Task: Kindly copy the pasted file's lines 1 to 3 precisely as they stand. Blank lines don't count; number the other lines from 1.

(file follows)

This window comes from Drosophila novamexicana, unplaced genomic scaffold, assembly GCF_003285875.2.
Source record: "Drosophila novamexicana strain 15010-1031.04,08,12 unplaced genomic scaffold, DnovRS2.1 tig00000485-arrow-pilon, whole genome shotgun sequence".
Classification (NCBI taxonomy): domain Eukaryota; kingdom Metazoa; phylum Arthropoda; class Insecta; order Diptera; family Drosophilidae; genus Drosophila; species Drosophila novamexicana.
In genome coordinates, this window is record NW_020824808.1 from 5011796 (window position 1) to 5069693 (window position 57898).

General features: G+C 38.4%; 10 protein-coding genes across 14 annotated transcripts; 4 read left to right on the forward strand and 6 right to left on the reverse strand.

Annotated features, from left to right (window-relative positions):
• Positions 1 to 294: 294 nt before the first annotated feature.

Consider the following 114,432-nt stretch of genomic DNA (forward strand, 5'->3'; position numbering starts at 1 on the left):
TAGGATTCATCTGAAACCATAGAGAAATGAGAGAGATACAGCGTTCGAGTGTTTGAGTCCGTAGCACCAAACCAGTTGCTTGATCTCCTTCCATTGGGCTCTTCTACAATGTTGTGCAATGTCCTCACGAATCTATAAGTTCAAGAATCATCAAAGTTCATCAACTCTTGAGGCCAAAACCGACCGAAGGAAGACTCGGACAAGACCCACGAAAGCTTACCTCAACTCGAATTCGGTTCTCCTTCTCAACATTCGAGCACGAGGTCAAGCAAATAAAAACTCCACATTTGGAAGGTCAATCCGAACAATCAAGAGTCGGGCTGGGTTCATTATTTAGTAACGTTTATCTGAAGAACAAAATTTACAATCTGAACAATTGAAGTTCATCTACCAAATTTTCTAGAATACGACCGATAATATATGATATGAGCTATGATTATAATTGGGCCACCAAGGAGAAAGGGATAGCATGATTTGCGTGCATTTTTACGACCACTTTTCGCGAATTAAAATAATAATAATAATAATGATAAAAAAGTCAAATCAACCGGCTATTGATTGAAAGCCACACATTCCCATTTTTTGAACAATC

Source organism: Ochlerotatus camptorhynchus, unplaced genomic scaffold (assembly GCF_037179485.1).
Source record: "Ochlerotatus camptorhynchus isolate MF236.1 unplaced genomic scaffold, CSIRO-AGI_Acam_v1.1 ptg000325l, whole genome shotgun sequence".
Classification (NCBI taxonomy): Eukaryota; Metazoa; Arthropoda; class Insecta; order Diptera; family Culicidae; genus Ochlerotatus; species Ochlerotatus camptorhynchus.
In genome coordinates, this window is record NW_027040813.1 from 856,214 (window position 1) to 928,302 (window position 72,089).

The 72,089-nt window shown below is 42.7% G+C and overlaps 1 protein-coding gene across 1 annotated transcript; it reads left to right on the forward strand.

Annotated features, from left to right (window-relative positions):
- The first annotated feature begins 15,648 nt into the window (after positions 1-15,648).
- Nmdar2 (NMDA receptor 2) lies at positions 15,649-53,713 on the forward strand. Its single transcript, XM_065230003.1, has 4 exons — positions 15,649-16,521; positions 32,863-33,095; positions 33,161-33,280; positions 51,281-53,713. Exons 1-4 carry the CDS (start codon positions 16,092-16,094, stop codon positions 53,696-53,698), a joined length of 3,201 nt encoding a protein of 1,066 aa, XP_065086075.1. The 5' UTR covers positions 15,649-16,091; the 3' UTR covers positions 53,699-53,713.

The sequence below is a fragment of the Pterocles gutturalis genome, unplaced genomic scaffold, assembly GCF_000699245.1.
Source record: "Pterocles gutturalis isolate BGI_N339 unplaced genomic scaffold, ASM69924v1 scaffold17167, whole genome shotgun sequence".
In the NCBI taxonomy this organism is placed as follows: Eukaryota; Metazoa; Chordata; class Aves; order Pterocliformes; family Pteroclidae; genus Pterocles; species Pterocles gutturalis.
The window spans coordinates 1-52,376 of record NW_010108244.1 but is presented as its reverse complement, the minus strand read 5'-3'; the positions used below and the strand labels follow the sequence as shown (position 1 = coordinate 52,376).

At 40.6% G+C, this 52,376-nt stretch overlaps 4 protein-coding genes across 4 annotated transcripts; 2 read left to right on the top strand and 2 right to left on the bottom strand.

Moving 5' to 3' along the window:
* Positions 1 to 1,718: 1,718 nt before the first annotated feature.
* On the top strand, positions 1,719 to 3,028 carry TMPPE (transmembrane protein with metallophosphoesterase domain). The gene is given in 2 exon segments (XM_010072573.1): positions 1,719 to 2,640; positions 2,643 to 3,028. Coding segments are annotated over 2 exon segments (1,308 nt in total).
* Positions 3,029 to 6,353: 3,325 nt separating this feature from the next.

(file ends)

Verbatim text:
This window comes from Drosophila novamexicana, unplaced genomic scaffold, assembly GCF_003285875.2.
Source record: "Drosophila novamexicana strain 15010-1031.04,08,12 unplaced genomic scaffold, DnovRS2.1 tig00000485-arrow-pilon, whole genome shotgun sequence".
Classification (NCBI taxonomy): domain Eukaryota; kingdom Metazoa; phylum Arthropoda; class Insecta; order Diptera; family Drosophilidae; genus Drosophila; species Drosophila novamexicana.